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Both Step Mashing And Infusion Mashing can be done by Tiantai Brewery Equipment.
For micro brewery factory, step mashing is a part of traditional all-grain brewing in brew house equipment, using multiple mash rests to help enzymes in the malted grains to convert starches into fermentable sugars.
A single infusion mash is one where a single infusion of mash water is combined with the grist, and the entire mash is completed at roughly the same temperature in brewing equipment.
Brewery Equipment 
Let’s look at a very basic rundown of the trade-offs between Step Mashing and Single Infusion Mashing.
Single Infusion mashing is certainly more simple than step mashing.
This is because you can simply heat your strike water to the desired temperature and let it be.
With step mashing, you need to be able to periodically raise and hold the mash temp.
This can be done either via direct heat, or by using multiple infusions of hot water. Each has pros and cons, and the mash-tun design you use may force your hand on this one.
If you have a mash tun that brewing equipment is steam jacketed you have the option to use either direct-heat or multi-infusion for your step mashing.
Single Infusion mashing gets the nod for being quick and easy as it’s just a single rest.
Step mashing typically results in a longer overall mash time due to the length and management of the various rests.
Step mashing can arguably produce a more fermentable wort, as more time and care has been given to breaking down all of the compounds in your grains.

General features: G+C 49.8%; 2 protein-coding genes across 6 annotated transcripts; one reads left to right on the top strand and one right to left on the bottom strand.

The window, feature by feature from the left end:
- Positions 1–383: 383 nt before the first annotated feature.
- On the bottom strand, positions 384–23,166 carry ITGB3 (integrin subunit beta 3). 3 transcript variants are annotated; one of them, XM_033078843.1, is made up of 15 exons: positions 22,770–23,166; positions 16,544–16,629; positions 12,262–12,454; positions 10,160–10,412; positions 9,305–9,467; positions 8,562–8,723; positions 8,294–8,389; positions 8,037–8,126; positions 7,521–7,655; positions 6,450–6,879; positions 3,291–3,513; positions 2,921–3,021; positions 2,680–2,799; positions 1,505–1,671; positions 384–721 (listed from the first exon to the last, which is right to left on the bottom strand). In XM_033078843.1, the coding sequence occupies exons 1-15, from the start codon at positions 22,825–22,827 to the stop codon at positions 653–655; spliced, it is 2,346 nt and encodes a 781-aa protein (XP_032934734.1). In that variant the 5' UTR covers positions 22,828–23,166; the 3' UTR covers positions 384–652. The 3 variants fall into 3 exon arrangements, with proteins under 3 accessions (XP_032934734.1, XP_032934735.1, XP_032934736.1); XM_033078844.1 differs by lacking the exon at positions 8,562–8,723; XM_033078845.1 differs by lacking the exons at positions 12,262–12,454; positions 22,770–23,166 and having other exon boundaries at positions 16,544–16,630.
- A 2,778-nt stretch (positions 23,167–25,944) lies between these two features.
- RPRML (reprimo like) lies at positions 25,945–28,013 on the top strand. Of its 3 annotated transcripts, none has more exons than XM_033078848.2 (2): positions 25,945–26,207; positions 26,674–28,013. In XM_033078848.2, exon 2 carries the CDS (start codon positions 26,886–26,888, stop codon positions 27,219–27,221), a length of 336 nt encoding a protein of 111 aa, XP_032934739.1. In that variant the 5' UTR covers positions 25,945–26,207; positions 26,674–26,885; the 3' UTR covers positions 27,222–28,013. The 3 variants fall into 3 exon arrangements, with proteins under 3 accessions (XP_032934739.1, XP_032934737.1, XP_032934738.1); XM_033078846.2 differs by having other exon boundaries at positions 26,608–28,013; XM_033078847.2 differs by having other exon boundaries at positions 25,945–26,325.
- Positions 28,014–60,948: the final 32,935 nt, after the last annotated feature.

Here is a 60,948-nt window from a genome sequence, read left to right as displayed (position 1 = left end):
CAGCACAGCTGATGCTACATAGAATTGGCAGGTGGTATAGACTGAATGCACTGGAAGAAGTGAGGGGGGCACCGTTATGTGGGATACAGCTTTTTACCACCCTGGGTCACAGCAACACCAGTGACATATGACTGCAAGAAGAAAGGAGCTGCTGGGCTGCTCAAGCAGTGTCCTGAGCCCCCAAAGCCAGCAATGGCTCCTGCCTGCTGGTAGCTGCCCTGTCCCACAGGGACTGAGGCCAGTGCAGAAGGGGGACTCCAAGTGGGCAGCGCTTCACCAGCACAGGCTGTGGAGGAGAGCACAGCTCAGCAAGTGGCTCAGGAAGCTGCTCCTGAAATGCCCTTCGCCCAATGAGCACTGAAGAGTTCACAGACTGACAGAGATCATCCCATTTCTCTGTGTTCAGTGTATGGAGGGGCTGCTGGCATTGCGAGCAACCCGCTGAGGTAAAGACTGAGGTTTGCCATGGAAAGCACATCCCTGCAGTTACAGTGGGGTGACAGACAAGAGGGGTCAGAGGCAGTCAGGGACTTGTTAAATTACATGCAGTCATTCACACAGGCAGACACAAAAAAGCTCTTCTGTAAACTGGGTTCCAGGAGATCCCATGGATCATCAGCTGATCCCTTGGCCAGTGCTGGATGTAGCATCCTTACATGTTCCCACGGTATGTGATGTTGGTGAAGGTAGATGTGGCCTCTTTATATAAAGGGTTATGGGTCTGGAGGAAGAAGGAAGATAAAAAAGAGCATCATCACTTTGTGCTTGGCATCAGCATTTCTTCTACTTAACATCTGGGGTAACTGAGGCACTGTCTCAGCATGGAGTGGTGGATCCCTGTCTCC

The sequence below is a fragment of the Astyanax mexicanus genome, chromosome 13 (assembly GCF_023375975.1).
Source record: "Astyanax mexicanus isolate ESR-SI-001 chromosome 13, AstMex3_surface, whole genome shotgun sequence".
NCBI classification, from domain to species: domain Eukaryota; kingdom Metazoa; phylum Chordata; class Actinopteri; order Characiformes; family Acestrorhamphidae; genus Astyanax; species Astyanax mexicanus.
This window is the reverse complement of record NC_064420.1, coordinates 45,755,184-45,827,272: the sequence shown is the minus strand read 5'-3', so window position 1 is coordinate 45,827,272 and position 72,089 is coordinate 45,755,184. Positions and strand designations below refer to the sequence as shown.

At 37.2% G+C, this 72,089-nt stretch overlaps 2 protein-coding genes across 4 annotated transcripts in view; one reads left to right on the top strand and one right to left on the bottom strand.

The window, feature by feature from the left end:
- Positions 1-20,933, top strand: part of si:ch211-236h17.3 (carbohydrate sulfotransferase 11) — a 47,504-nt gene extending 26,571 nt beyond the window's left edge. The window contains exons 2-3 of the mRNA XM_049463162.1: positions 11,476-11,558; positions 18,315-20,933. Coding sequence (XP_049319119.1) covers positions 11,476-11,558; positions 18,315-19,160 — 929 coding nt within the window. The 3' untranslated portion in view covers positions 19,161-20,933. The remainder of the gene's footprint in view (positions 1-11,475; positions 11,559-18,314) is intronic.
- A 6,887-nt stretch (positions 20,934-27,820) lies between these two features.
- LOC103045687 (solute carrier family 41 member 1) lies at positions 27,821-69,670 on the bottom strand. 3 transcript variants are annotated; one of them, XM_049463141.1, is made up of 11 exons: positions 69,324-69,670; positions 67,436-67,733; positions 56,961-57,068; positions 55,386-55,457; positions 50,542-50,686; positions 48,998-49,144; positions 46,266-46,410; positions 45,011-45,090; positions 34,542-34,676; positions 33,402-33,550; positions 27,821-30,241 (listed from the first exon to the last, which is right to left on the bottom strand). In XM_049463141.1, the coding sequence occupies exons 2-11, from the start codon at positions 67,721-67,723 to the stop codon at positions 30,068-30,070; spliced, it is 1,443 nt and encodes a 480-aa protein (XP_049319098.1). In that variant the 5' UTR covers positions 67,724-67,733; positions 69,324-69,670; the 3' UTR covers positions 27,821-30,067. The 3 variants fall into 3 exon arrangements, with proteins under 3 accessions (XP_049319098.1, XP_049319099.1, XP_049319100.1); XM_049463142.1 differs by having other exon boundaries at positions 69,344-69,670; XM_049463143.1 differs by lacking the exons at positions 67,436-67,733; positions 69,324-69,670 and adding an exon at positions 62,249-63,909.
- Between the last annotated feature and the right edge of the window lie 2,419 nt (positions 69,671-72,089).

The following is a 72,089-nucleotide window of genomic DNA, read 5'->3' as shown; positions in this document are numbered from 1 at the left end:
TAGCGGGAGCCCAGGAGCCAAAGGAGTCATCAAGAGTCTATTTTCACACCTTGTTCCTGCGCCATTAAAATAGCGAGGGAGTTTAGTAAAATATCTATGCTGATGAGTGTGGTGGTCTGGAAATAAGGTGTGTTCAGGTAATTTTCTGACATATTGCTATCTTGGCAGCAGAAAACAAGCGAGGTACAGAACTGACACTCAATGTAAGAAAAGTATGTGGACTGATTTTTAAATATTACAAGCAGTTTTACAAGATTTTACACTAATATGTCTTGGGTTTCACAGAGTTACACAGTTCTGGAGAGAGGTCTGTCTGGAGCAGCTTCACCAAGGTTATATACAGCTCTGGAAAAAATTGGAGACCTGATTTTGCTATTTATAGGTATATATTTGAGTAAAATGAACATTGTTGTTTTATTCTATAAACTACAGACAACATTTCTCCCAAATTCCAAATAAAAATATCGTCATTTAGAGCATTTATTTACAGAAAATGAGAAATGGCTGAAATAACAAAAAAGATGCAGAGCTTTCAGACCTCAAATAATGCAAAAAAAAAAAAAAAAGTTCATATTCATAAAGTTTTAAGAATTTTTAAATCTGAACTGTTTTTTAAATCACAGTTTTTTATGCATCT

This is much less of a factor with today’s highly modified malts. In the past, step mashing was almost a necessity.
But that doesn’t mean that step mashing can’t provide some benefit to modern brewers. Controlling the mash is one of the biggest ‘dials’ all-grain brewers have when it comes to having absolute control over the finished product.
This is almost 100% subjective.
An Experiment done by the Brülosophy crew in collaboration with House of Pendragon had some interesting results. They compared a single infusion mash to a step mash on an otherwise identical recipe.
In a blind triangle test, a statistically significant number of tasters were able to tell that the beers were different, but the preference between the two was very very close.
There was also a small but present difference in the OG of the beers, with the step mashed batch ending up 0.003 higher than the infusion batch.
They finished at the same FG, indicating that the step mash process did provide a more fermentable wort.
Emily Gong


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